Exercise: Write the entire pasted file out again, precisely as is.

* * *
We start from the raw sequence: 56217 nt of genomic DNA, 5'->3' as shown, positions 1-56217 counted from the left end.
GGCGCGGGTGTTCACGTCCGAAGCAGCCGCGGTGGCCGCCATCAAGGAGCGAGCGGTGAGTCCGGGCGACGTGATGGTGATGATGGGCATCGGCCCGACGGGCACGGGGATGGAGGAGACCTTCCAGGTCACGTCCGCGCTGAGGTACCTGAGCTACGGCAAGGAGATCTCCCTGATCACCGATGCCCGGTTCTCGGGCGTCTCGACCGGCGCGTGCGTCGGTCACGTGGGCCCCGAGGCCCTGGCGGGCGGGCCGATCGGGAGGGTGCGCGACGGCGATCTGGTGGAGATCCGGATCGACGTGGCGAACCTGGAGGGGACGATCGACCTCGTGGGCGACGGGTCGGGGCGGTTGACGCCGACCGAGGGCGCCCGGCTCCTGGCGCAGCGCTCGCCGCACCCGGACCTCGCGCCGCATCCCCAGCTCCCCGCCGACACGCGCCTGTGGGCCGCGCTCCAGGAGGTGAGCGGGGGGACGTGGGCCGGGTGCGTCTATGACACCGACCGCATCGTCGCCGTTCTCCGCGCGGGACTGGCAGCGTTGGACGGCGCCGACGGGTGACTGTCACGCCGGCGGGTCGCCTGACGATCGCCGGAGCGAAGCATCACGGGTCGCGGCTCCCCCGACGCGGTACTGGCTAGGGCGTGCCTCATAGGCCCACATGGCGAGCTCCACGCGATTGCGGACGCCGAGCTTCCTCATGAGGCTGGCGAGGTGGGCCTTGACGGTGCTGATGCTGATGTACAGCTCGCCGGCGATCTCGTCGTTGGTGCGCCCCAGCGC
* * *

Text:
We start from the raw sequence: 56217 nt of genomic DNA, 5'->3' as shown, positions 1-56217 counted from the left end.
GGCGCGGGTGTTCACGTCCGAAGCAGCCGCGGTGGCCGCCATCAAGGAGCGAGCGGTGAGTCCGGGCGACGTGATGGTGATGATGGGCATCGGCCCGACGGGCACGGGGATGGAGGAGACCTTCCAGGTCACGTCCGCGCTGAGGTACCTGAGCTACGGCAAGGAGATCTCCCTGATCACCGATGCCCGGTTCTCGGGCGTCTCGACCGGCGCGTGCGTCGGTCACGTGGGCCCCGAGGCCCTGGCGGGCGGGCCGATCGGGAGGGTGCGCGACGGCGATCTGGTGGAGATCCGGATCGACGTGGCGAACCTGGAGGGGACGATCGACCTCGTGGGCGACGGGTCGGGGCGGTTGACGCCGACCGAGGGCGCCCGGCTCCTGGCGCAGCGCTCGCCGCACCCGGACCTCGCGCCGCATCCCCAGCTCCCCGCCGACACGCGCCTGTGGGCCGCGCTCCAGGAGGTGAGCGGGGGGACGTGGGCCGGGTGCGTCTATGACACCGACCGCATCGTCGCCGTTCTCCGCGCGGGACTGGCAGCGTTGGACGGCGCCGACGGGTGACTGTCACGCCGGCGGGTCGCCTGACGATCGCCGGAGCGAAGCATCACGGGTCGCGGCTCCCCCGACGCGGTACTGGCTAGGGCGTGCCTCATAGGCCCACATGGCGAGCTCCACGCGATTGCGGACGCCGAGCTTCCTCATGAGGCTGGCGAGGTGGGCCTTGACGGTGCTGATGCTGATGTACAGCTCGCCGGCGATCTCGTCGTTGGTGCGCCCCAGCGC